So there you have it: You can’t be for big government, big taxes and big bureaucracy and still be for the little guy. Uh-uh. No, Sir. No way. The way to be for the little guy is to remove all government protections vis-à-vis private corporations and state and local police forces and courts. It means privatizing traditional government operations and services, and funding government operations and services (whether already privatized, or instead still directly operated by state, local, or the federal government) entirely by huge, spiraling fines and fees for trivia, and by confiscating cash and homes and cars to resell.
Being for the little guy also means allowing banks to do whatever they please, including making billions of dollars a year in fees for tiny overdrafts—something that the Democratic-controlled House and Senate, and Obama, banned via statute in 2010—and including allowing mortgage companies to misrepresent mortgage terms. And it means allowing monopolistic credit card companies to charge small businesses outrageous rates for small credit card purchases by their customers. So in order to be for the little guy, we damn well better repeal the several laws that prohibit these things, enacted by Congress and signed into law by Obama in the two years before the Dems lost control of the House and lost their filibuster-proof majority in the Senate.
Yes, Sir. We’re talkin’ being for the little guy, here!
Being for the little guy also means, of course, removing Big Government—or any government—from direct involvement in, or regulation of, college-student loan programs. Access to higher education is not an appropriate function of government. I know this for a fact, because this was an official policy of the Reagan administration, expressly stated by a member of Reagan’s cabinet. Which explains not just the dramatic reduction of reasonable-interest-rate student loans since, y’know, 1981, but also the extreme reduction in direct state and indirect federal funding for state public universities and colleges—since, y’know, 1981.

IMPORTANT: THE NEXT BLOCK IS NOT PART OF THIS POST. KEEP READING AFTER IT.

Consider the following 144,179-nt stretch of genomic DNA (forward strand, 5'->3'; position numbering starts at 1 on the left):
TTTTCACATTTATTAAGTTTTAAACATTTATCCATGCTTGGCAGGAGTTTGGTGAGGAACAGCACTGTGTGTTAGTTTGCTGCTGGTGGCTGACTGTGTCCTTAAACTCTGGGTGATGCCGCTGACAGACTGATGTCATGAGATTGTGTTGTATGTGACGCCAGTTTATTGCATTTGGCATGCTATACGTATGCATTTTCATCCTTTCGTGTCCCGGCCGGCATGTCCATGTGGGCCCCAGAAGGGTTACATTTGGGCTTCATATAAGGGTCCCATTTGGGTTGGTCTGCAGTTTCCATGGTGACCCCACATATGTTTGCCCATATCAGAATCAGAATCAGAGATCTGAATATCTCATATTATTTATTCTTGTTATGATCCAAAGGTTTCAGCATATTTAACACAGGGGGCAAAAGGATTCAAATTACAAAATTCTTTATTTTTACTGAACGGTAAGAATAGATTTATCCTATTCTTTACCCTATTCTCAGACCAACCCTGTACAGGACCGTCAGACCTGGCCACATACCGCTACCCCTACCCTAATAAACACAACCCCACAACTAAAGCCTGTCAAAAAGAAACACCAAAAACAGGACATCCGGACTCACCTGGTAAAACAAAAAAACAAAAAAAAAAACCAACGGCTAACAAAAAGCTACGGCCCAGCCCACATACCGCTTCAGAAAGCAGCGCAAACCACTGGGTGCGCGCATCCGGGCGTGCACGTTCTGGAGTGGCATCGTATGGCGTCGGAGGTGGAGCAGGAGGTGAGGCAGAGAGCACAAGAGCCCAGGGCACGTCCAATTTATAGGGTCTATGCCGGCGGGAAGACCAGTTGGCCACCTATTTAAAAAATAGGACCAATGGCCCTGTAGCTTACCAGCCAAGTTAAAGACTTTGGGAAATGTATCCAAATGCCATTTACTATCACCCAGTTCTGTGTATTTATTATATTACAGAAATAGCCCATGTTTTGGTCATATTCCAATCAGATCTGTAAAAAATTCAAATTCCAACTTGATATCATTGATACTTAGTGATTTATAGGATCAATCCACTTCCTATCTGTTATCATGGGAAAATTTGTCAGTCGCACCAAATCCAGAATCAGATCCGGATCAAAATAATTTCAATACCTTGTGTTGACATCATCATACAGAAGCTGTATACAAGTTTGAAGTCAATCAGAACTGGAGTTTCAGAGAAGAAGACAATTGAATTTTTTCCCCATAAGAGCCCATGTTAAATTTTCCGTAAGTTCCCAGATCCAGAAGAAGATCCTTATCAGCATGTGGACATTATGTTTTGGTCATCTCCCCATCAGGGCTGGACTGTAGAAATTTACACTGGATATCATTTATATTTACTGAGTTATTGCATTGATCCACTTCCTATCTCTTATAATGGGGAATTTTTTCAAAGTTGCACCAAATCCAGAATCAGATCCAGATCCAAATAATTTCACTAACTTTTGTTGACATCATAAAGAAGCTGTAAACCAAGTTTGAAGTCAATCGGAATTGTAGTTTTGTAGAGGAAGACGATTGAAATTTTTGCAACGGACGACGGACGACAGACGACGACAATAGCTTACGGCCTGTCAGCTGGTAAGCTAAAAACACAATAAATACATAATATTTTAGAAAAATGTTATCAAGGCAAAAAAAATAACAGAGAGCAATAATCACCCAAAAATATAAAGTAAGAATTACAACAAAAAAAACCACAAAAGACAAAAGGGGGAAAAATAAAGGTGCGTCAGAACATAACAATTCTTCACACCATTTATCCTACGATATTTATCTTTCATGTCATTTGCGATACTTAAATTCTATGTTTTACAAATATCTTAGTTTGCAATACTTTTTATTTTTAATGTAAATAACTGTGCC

Uh-huh. The Conservative Movement, and certainly the Conservative Legal Movement, are all about sleight-of-hand redefinitions of common terms, and rely in the extreme on the idea of government-by-slogan, government-by-cliché.
The Koch brothers are little guys. Who knew?
This continues to work well for them so often, politically, because the Democrats have allowed it to, by failing—refusing—to address it, in particulars, head-on.
To wit: The witless campaign that Alison Lundergan Grimes, the Kentucky Dem nominee for Senate, is running in her effort to dethrone Mitch McConnell. Hey, Ms. Grimes: How’s that I’m-a-tough-Kentucky-woman-so-Kentucky-women-will-vote-for-me campaign goin’ for ya? Might it now be time to try somethin’ different? Like, addressing specifics of Dem public policy and recent Dem legislative achievements—and Repub votes on such things? Nah. You’re a tough Kentucky woman! So policy won’t matter in the outcome of the election.